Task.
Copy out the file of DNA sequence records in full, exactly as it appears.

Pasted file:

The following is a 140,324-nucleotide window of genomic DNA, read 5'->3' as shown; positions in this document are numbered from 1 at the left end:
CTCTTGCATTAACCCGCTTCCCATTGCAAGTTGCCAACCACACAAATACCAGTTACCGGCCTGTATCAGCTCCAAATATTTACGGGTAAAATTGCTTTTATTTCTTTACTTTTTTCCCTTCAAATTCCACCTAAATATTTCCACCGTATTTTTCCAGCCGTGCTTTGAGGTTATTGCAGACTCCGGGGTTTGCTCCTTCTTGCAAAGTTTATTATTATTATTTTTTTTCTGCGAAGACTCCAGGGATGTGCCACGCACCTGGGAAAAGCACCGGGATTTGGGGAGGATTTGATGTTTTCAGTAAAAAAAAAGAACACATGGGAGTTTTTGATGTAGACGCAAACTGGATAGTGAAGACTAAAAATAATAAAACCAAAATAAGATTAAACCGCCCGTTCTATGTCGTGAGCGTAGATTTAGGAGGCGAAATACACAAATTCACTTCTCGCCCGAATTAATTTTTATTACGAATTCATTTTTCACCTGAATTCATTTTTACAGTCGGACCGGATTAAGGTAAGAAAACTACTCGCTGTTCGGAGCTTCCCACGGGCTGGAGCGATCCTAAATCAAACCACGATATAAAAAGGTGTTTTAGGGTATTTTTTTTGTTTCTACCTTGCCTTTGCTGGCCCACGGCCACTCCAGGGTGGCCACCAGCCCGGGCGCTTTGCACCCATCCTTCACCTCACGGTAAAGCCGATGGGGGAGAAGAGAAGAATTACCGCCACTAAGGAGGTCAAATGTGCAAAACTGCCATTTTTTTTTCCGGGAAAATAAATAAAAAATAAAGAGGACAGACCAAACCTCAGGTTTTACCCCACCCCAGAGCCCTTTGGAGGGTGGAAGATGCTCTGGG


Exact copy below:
The following is a 140,324-nucleotide window of genomic DNA, read 5'->3' as shown; positions in this document are numbered from 1 at the left end:
CTCTTGCATTAACCCGCTTCCCATTGCAAGTTGCCAACCACACAAATACCAGTTACCGGCCTGTATCAGCTCCAAATATTTACGGGTAAAATTGCTTTTATTTCTTTACTTTTTTCCCTTCAAATTCCACCTAAATATTTCCACCGTATTTTTCCAGCCGTGCTTTGAGGTTATTGCAGACTCCGGGGTTTGCTCCTTCTTGCAAAGTTTATTATTATTATTTTTTTTCTGCGAAGACTCCAGGGATGTGCCACGCACCTGGGAAAAGCACCGGGATTTGGGGAGGATTTGATGTTTTCAGTAAAAAAAAAGAACACATGGGAGTTTTTGATGTAGACGCAAACTGGATAGTGAAGACTAAAAATAATAAAACCAAAATAAGATTAAACCGCCCGTTCTATGTCGTGAGCGTAGATTTAGGAGGCGAAATACACAAATTCACTTCTCGCCCGAATTAATTTTTATTACGAATTCATTTTTCACCTGAATTCATTTTTACAGTCGGACCGGATTAAGGTAAGAAAACTACTCGCTGTTCGGAGCTTCCCACGGGCTGGAGCGATCCTAAATCAAACCACGATATAAAAAGGTGTTTTAGGGTATTTTTTTTGTTTCTACCTTGCCTTTGCTGGCCCACGGCCACTCCAGGGTGGCCACCAGCCCGGGCGCTTTGCACCCATCCTTCACCTCACGGTAAAGCCGATGGGGGAGAAGAGAAGAATTACCGCCACTAAGGAGGTCAAATGTGCAAAACTGCCATTTTTTTTTCCGGGAAAATAAATAAAAAATAAAGAGGACAGACCAAACCTCAGGTTTTACCCCACCCCAGAGCCCTTTGGAGGGTGGAAGATGCTCTGGG